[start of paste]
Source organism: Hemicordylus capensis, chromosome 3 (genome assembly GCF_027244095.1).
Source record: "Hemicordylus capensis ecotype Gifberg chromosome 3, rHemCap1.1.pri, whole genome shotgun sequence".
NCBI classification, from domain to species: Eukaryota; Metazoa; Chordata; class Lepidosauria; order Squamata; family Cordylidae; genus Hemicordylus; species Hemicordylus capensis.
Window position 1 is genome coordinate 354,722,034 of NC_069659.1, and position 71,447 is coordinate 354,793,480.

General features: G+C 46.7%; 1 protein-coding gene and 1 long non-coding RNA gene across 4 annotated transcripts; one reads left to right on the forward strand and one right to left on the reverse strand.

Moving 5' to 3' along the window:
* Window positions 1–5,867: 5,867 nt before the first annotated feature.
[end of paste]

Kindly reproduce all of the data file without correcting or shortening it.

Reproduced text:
Source organism: Hemicordylus capensis, chromosome 3 (genome assembly GCF_027244095.1).
Source record: "Hemicordylus capensis ecotype Gifberg chromosome 3, rHemCap1.1.pri, whole genome shotgun sequence".
NCBI classification, from domain to species: Eukaryota; Metazoa; Chordata; class Lepidosauria; order Squamata; family Cordylidae; genus Hemicordylus; species Hemicordylus capensis.
Window position 1 is genome coordinate 354,722,034 of NC_069659.1, and position 71,447 is coordinate 354,793,480.

General features: G+C 46.7%; 1 protein-coding gene and 1 long non-coding RNA gene across 4 annotated transcripts; one reads left to right on the forward strand and one right to left on the reverse strand.

Moving 5' to 3' along the window:
* Window positions 1–5,867: 5,867 nt before the first annotated feature.